The primary goals of the project are to reduce total event waste and divert as much landfill waste as possible. The project team will work with event coordinators to reduce the total food-related material purchased per head with the goal of integrating low-waste purchasing into event planning for 1-3 departments. The department demonstrations will be used to develop low-waste event purchasing practices. If possible, the project team will work with purchasing and event coordinators to estimate benchmarks for current practices. The team’s goal is to apply best practices to freshmen orientation events for the incoming class of 2014. This endeavor may demonstrate to the public that all flatware, cups, napkins, and food waste can be recycled or composted for an event serving several hundred heads. In terms of measurables, the team plans to measure the waste composted, recycled and land filled per head at all demonstration events. They will also create a simple mechanism to track the number of students, faculty and staff served by low-waste events.

February 4, 2010 at 9:16 am Leave a comment

Project Highlights: Eatery

from ETH Zurich University | Zurich, Switzerland

The team’s focus is on eaternity, a concept promoting the consumption of CO2-optimized meals, with the overall goal of reducing CO2 emissions related to food consumption on campus. To do this, they planned on analyzing the results from their 3-week pilot project where a CO2-optimized meal was offered in one of their canteens. Upon identifying which meals sold best, the team hopes to design new meals that are as attractive to students as the most popular meals. They planned on increasing the visibility of the optimized meals through labels. The team also hopes to encourage other universities to try out the concept by increasing the friendliness of their online CO2 calculator, improving their recipe database, and offer guides and coaching on how to get an Eaternity Program started on campus. Measurable results from this project include CO2 reductions, awareness of food sustainability on campus, and adoptions of Eaternity by other universities.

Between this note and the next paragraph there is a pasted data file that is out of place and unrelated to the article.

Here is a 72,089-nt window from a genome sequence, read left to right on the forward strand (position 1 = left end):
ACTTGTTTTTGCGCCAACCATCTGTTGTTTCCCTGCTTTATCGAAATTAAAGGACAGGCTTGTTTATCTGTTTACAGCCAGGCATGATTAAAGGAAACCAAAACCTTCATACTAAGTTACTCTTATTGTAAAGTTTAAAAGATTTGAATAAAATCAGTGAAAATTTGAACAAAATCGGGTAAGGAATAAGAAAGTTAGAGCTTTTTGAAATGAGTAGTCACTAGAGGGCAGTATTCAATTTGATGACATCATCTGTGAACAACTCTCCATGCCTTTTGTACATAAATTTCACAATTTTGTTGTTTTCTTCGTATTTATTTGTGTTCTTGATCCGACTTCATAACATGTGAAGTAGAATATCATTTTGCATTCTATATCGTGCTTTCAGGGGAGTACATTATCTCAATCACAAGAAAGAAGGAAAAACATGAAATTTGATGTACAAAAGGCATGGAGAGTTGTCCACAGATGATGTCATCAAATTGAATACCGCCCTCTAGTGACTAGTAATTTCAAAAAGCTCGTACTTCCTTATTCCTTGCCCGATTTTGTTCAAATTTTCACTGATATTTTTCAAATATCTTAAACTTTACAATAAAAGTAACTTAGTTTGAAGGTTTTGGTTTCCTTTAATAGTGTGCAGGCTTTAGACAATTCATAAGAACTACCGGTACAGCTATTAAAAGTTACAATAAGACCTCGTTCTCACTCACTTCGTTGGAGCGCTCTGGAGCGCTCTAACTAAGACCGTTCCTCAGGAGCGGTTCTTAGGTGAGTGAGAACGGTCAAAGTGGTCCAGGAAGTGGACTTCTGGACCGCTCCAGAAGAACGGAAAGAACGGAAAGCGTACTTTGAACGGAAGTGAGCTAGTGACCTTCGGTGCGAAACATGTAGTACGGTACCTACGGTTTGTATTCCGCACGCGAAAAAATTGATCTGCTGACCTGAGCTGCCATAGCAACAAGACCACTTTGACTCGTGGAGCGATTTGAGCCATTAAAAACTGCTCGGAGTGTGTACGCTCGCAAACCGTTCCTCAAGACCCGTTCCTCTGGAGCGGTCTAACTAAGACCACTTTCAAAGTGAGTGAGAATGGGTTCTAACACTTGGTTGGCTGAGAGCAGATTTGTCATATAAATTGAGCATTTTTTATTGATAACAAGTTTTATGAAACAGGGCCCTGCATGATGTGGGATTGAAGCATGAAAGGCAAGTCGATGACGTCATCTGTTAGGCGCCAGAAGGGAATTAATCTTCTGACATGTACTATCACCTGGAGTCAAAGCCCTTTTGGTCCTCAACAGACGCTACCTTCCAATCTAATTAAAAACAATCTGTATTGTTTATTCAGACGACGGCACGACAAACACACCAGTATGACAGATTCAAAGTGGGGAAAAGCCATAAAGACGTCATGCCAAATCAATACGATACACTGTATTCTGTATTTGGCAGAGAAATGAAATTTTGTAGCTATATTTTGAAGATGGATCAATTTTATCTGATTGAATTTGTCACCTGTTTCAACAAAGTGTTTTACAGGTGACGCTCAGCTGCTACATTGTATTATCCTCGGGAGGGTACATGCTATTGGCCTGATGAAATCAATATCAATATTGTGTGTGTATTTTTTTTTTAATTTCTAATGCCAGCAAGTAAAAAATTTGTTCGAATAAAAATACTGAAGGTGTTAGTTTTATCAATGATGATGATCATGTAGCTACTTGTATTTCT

February 4, 2010 at 8:50 am Leave a comment

Project Highlights: A Cross-University Integrated Study

from Massachusetts Institute of Technology and Yale University | Massachusetts and Connecticut, USA

This team plans to study over 50 programs at MIT and 88 at Yale. The study will look at different factors involved that affect the success of various programs. Analysis will be completed to look at the relative success of different programs and identify which factors are sufficient and/or necessary for program success. Such analysis will guide future decisions for institutional support of energy and sustainability programs. The project will also yield an inventory of campus programs in energy and sustainability and a host of information on each project including how the programs are linked to the organizational make-up of the institution at the administrative, departmental and student level. The major deliverable of this project will be the final report which should be complete by March of 2010.

January 28, 2010 at 9:18 am Leave a comment